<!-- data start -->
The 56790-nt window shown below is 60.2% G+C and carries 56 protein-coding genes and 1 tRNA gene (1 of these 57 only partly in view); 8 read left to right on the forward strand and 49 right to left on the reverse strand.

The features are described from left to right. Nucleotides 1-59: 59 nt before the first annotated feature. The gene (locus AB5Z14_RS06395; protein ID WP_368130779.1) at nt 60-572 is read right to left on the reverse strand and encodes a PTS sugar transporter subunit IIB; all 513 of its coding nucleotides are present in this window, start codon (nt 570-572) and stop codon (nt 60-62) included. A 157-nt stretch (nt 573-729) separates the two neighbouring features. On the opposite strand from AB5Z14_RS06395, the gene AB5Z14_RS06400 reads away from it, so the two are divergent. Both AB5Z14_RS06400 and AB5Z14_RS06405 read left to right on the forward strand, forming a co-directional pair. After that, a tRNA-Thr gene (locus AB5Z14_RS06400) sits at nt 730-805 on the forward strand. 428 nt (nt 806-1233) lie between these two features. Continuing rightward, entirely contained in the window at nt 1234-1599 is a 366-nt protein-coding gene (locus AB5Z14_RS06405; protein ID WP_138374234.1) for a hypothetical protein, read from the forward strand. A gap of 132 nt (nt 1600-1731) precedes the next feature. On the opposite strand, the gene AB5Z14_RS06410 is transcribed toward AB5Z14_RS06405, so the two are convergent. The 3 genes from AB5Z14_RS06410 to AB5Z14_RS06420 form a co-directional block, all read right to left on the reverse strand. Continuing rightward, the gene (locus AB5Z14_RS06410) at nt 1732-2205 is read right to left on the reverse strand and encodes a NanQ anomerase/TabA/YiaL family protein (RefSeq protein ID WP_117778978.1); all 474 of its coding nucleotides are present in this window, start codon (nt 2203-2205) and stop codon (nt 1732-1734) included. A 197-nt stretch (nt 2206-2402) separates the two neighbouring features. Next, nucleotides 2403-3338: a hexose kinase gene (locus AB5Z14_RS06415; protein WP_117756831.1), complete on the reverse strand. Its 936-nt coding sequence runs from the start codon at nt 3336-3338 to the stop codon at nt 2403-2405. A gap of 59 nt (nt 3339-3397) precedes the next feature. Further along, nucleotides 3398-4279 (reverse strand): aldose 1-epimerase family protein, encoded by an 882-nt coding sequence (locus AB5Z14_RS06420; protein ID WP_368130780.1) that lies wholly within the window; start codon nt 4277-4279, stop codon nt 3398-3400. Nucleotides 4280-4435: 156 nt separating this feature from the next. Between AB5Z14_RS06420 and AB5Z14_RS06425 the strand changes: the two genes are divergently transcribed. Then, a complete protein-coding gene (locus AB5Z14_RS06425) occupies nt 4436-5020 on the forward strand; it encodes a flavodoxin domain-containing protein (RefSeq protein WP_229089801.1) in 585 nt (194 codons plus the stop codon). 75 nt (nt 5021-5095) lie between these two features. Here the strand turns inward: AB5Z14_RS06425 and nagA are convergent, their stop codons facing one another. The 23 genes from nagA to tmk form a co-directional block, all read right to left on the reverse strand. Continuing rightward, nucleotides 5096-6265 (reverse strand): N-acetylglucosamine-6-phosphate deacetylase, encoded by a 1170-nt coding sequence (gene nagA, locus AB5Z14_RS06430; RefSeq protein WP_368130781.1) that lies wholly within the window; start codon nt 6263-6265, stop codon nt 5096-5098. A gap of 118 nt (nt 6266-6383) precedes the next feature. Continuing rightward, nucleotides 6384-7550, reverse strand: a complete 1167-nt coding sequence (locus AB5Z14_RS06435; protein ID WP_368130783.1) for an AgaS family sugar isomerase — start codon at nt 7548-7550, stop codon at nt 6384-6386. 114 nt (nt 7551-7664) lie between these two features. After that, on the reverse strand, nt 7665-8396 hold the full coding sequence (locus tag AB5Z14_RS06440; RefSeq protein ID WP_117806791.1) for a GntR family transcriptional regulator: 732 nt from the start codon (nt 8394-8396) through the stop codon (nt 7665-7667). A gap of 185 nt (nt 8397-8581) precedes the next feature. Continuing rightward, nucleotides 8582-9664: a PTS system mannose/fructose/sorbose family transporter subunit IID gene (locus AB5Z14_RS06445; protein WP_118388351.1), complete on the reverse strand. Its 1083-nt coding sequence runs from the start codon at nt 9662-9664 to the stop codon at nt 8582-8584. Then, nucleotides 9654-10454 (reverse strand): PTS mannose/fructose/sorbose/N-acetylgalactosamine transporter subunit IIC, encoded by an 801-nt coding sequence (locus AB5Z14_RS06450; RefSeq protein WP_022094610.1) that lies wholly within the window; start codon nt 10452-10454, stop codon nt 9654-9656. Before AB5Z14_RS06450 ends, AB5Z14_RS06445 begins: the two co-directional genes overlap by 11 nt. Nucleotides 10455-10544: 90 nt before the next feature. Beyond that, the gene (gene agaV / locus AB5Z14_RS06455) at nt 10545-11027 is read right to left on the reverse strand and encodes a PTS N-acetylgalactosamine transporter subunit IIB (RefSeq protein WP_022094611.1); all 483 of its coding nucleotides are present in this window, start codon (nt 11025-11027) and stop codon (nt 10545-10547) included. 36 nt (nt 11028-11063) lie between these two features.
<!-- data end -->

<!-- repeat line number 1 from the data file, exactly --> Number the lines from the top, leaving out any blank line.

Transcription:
The 56790-nt window shown below is 60.2% G+C and carries 56 protein-coding genes and 1 tRNA gene (1 of these 57 only partly in view); 8 read left to right on the forward strand and 49 right to left on the reverse strand.